The University of Auckland has apologised to its vice-chancellor after she became embroiled in the backlash that followed the controversial purchase of a $5 million Parnell mansion she spent months living in.
University staff and students can now look inside the luxury home for themselves after it was listed for sale this week. New 3D technology allows web users to virtually tour it.
Boasting a "magnificent spa and pool", "stunning Cronin kitchen" and views to Hobson Bay, the home hit the market just over a month after Government watchdog, Auditor-General John Ryan, released a damning report into its purchase.
He said the university had failed to put together a business case justifying the deal.
The university bought the house in December 2019, ahead of the arrival of new vice-chancellor Dawn Freshwater in March on a $755,000 salary.
Freshwater then rented it for $1100 per week, despite a valuer noting it could command $2000 on the open market.
However, chancellor Scott St John - who is chairman of the university's council of directors - has now tried to distance Freshwater from the deal.
"Criticisms of her in the media are grossly unfair and wrong," he said in an email to university staff.
"It was not her decision to purchase the property. Nor was she party to developing the terms and conditions of the tenancy agreement."
The home's purchase - exclusively revealed by the Herald in January last year - immediately led rankled staff and students to voice their disapproval over its bad look.
The university paid $5.06m for the property - or $1.5m above its council valuation - and then spent $160,000-$170,000 repairing the roof and swimming pool.
Although Freshwater was involved in choosing the property - specifying Parnell as her preferred suburb - the home was not formally considered part of her employment terms.
The education institution said it offered Freshwater discounted rent because the home was expected to host up to 14 university-related dinners and fundraising events.
But NZ Union of Students' Associations president Isabella Lenihan-Ikin asked why the highly paid Freshwater was given an exclusive deal-sweetener when staff and students feared jobs cuts and reduced teaching services.
The deal also caught Ryan's eye, who said it involved "sensitive expenditure".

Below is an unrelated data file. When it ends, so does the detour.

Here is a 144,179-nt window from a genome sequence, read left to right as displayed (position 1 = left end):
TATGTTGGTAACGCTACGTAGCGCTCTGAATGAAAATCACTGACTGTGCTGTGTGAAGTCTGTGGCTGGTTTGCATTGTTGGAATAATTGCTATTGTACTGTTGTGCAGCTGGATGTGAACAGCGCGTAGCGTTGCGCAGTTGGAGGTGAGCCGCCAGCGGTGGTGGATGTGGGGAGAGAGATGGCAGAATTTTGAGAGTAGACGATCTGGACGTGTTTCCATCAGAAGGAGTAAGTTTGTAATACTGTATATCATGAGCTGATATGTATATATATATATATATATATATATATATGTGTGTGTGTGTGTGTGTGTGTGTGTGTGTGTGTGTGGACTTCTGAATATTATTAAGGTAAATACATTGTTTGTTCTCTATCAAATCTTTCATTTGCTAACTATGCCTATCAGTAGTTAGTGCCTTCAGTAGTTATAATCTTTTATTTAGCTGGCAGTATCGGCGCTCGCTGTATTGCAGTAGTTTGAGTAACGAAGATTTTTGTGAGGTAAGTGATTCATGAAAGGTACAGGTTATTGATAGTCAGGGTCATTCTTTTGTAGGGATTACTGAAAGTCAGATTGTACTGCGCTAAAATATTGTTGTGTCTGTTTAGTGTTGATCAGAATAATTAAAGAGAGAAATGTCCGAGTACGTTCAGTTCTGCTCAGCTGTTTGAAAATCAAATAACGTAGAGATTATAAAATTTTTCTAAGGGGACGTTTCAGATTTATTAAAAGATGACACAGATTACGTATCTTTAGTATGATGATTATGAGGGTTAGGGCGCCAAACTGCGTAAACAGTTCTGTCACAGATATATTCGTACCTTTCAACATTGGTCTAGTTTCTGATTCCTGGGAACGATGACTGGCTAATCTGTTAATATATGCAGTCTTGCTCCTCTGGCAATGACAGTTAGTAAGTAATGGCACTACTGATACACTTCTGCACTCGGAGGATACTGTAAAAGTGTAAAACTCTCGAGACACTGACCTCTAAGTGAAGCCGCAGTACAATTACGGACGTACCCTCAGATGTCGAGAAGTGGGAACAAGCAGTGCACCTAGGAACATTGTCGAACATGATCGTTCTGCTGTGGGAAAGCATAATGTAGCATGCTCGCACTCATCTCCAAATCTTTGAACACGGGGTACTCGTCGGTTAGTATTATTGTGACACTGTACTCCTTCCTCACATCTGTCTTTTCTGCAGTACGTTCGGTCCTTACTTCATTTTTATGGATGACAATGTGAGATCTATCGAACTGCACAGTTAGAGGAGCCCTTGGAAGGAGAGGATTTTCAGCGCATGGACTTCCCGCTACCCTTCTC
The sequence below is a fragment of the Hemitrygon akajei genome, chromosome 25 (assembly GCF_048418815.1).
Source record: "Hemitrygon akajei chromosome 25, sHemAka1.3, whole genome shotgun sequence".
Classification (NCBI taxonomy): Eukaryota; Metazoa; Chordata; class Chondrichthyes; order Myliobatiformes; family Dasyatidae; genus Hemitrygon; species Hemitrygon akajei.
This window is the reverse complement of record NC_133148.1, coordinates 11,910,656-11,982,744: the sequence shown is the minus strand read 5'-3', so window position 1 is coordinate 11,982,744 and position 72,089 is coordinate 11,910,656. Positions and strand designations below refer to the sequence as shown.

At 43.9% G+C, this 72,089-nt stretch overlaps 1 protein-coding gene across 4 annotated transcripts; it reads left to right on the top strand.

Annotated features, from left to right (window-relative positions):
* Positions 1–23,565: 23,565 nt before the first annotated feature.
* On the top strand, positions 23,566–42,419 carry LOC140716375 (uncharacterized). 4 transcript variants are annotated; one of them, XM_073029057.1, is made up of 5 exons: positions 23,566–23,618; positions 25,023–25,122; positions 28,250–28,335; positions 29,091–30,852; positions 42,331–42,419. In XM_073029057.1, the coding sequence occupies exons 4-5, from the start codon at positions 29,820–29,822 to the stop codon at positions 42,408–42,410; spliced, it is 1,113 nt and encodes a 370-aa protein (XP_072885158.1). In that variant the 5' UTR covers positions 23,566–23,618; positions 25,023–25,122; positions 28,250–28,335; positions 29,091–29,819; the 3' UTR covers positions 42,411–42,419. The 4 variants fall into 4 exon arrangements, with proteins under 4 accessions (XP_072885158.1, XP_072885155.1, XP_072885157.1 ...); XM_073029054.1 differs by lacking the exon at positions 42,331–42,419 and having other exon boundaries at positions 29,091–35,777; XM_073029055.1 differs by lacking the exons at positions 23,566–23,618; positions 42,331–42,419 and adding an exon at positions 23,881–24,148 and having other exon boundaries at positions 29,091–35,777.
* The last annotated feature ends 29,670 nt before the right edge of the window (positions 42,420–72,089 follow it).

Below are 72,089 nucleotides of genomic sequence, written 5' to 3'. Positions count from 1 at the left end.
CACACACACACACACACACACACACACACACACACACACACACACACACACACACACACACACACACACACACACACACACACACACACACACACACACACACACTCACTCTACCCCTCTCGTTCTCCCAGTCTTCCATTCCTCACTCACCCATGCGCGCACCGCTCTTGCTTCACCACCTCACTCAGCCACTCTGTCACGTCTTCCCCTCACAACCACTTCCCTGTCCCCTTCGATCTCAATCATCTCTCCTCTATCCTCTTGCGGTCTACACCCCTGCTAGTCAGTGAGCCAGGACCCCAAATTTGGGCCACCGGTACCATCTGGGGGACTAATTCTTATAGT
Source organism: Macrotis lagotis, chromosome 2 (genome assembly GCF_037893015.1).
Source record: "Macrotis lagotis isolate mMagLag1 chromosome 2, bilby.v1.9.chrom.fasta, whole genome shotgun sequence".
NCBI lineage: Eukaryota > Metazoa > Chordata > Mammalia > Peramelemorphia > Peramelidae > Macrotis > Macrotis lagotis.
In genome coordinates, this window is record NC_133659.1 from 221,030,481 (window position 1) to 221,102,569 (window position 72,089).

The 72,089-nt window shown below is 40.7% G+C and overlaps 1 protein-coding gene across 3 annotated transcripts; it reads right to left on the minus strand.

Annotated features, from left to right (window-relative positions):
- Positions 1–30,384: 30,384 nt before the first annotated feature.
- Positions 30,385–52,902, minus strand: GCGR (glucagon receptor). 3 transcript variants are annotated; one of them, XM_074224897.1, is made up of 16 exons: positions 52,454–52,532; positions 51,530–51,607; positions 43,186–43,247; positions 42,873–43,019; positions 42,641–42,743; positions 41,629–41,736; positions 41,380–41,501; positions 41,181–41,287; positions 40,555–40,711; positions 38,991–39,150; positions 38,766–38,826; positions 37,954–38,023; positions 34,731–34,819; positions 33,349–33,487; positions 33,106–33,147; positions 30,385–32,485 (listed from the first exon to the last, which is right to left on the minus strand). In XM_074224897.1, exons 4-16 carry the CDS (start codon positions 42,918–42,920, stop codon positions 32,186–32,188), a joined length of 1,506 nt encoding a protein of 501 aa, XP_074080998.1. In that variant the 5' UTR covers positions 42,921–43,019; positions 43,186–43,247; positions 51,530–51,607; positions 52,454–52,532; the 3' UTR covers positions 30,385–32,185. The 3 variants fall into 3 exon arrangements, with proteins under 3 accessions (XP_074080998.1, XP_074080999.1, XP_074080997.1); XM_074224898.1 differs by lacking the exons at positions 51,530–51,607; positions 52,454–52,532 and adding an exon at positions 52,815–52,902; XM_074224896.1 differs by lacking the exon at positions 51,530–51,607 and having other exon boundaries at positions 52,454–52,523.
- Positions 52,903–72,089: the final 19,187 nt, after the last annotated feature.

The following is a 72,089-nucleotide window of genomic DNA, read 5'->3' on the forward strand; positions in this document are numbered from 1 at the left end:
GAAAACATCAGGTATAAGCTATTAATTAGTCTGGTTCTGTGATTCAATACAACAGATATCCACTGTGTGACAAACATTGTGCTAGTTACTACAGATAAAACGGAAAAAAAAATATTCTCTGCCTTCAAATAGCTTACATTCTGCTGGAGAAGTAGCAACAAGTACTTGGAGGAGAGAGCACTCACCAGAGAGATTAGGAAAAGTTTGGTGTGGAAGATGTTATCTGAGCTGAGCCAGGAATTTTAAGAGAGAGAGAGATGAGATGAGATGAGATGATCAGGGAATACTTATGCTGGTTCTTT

That meant the partly taxpayer-funded organisation ran the risk of being seen to give "disproportionate" benefit to Freshwater above the university's own business needs, he said.
He also called on the university to consider whether Freshwater's rental discount should be treated as taxable income under the Income Tax Act.
Education Minister Chris Hipkins labelled the deal "very disappointing", while staff and students called it a "slap in the face".
But St John today said responsibility for the deal rested with the education institution.
He said the Auditor-General's criticism "related to the university's failure to comply with requirements to approve sensitive expenditure when it purchased the property".
"This was prior to Professor Freshwater taking up her position as vice-chancellor.
"The university leadership regrets the situation faced by Professor Freshwater. In this matter we failed to prepare a positive environment for her to begin her tenure. We apologise to Professor Freshwater."
Freshwater had since launched "a series of independent inquiries into administrative processes and systems" related to the purchase, he said.
The vice-chancellor moved out of the house in mid-December.
She had not been offered another university-owned rental or rental allowance, a university spokesman said.
The Parnell sale also comes after the university offloaded a boutique Remuera mansion last July at a massive discount.
It was bought as a rental for former vice-chancellor Stuart McCutcheon, who paid rent at discounted rates of 50-52 per cent market value for 15 years from 2005 to 2020.
However, the Loreto Heights home was confirmed to the Auditor-General to be a leaky home with "weathertightness issues" .
It fetched $2.97m at auction last July - $1m below its Auckland Council valuation and barely above the property's estimated $2.87m land value.
That meant the university only profited on the rise in land value but made virtually no capital gains on the home itself despite owning it for 16 years through multiple Auckland housing booms.